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11/1/2005 | 3 MINUTE READ

Resin and Energy Prices Will Stay High Through Winter

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The overall U.S. economy will continue to expand at a sustainable rate during the next few quarters, but energy prices are expected to remain at high levels.

The overall U.S. economy will continue to expand at a sustainable rate during the next few quarters, but energy prices are expected to remain at high levels. Because of the close correlation between petroleum cost and resin prices, this means that manufacturers of plastics products should expect high materials costs for the remainder of 2005 and most of 2006. Supply conditions for these materials will improve significantly in the coming months, but demand for both energy and plastics materials will also expand in 2006 due to continued growth in the global and domestic economies.

The U.S. Department of Energy’s Energy Information Administration (EIA) has just released its energy outlook for the coming winter, and not surprisingly, the forecasts were rather grim. According to the EIA, the average household heating with natural gas will pay $350 more this winter to heat their homes, while households that use heating oil will pay nearly $380 more on average. These forecasts are based on expectations for normal winter weather in terms of heating degree-days. If this winter turns out to be colder than normal, then the average costs will obviously be higher.

And while it is clear from the accompanying chart that resins prices follow the trend in the crude oil market, most of the domestically-produced resins are manufactured from natural gas. Total U.S demand for natural gas is forecast to decline by just over 1% this year due to higher prices, but it will recover by 3% in 2006. Most of this gain will be driven by a 6% increase in demand for natural gas from the industrial sector. Demand for electric power generation will also continue at a strong pace in 2006, but it is not expected to be quite as strong as the 6% increase in 2005.

On the supply side, U.S. production of natural gas will decline by 3% in 2005 due to the major disruptions to the infrastructure in the Gulf of Mexico from Hurricanes Katrina and Rita. In 2006, production will rebound by more than 4%. Under this scenario, the expansion in domestic production will exceed the growth in total demand. This will put downward pressure on prices in the short term, but this situation will not be sustainable over the long run.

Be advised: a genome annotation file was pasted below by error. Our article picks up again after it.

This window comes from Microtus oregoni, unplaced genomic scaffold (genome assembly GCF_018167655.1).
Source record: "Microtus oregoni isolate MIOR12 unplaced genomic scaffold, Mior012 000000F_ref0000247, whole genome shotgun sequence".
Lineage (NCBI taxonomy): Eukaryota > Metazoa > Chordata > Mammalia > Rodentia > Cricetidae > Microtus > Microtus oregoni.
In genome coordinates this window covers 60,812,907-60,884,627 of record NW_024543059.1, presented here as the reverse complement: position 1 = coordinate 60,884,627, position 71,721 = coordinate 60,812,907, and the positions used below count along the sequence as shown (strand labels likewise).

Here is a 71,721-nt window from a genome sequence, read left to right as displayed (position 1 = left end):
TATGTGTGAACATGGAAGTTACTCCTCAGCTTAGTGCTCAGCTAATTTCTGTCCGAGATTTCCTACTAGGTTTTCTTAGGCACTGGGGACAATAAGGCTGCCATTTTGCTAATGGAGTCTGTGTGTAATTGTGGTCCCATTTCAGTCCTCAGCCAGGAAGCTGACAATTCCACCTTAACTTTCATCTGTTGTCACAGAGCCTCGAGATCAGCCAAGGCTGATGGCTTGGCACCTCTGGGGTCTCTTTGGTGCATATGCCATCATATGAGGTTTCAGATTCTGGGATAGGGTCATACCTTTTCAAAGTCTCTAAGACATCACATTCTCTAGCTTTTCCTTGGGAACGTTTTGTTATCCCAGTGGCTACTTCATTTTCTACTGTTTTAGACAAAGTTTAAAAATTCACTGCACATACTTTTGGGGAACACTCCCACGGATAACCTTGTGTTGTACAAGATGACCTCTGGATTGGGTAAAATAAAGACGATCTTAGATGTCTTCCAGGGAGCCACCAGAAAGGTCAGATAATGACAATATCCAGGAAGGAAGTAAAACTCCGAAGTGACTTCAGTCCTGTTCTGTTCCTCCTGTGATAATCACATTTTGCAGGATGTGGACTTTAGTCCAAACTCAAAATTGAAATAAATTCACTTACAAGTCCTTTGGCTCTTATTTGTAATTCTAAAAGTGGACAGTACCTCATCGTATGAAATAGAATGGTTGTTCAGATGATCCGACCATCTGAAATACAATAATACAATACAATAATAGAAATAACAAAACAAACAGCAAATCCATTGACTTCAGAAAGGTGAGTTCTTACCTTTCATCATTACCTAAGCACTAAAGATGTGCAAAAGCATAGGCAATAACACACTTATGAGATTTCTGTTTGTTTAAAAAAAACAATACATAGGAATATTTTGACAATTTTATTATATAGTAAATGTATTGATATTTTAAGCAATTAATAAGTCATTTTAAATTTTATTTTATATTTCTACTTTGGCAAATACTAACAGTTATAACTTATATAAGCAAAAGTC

So considering all of the geopolitical, economic, and weather-related factors, here is where we are at the present time: Complete recovery of the U.S. energy infrastructure from recent hurricane damage will take many months; however, considerable recovery should occur by the end of 2005. But the market for crude oil was tight before the hurricanes hit, and the recent loss of production in the Gulf only exacerbated the situation. Therefore, prices for petroleum products and natural gas will remain high due to continued tightness in international supplies of crude oil as well as the hurricane-induced supply losses of crude oil, natural gas, and refinery capacity.

Under the baseline weather case, natural gas prices will average $9 per thousand cubic feet (mcf) in 2005 and will ease back to about $8.70/mcf in 2006. Retail gasoline prices will average $2.35/gal this year, but are expected to rise up to $2.45/gal in 2006. The outlook for crude oil prices calls for an average price of $58 per barrel in 2005 followed by an average of just over $60/barrel for 2006.

While most manufacturers will be able to absorb the higher energy costs in the coming months, the plastics sector will feel the pain more acutely. Not only will higher resin prices continue to crimp the profit margins for processors, but many households will have less money to spend on other manufactured goods once they have filled their gas tanks and heated their homes. Analysts for the retail sector are already predicting that high energy costs this winter will have a negative affect on Christmas spending and holiday travel plans.

The one other important factor to consider as we navigate through an environment of elevated energy and resin prices during the coming months is overall inflation. Although the high cost of petroleum has not yet shown up in any of the measures for core inflation, investors, consumers, and the Fed are becoming increasingly concerned that this will be a problem in the near future. Businesses are raising their prices, and the tightening job market will soon give workers an opportunity to demand higher wages.

At the present time, we expect the Fed to be successful in its efforts to head off an unacceptable rate of inflation without stalling the economic recovery. But this optimistic outlook also assumes that there will not be another spike in energy prices. If there is another major supply disruption, or if the coming winter is much colder than expected, then the outlook for next year could change substantially.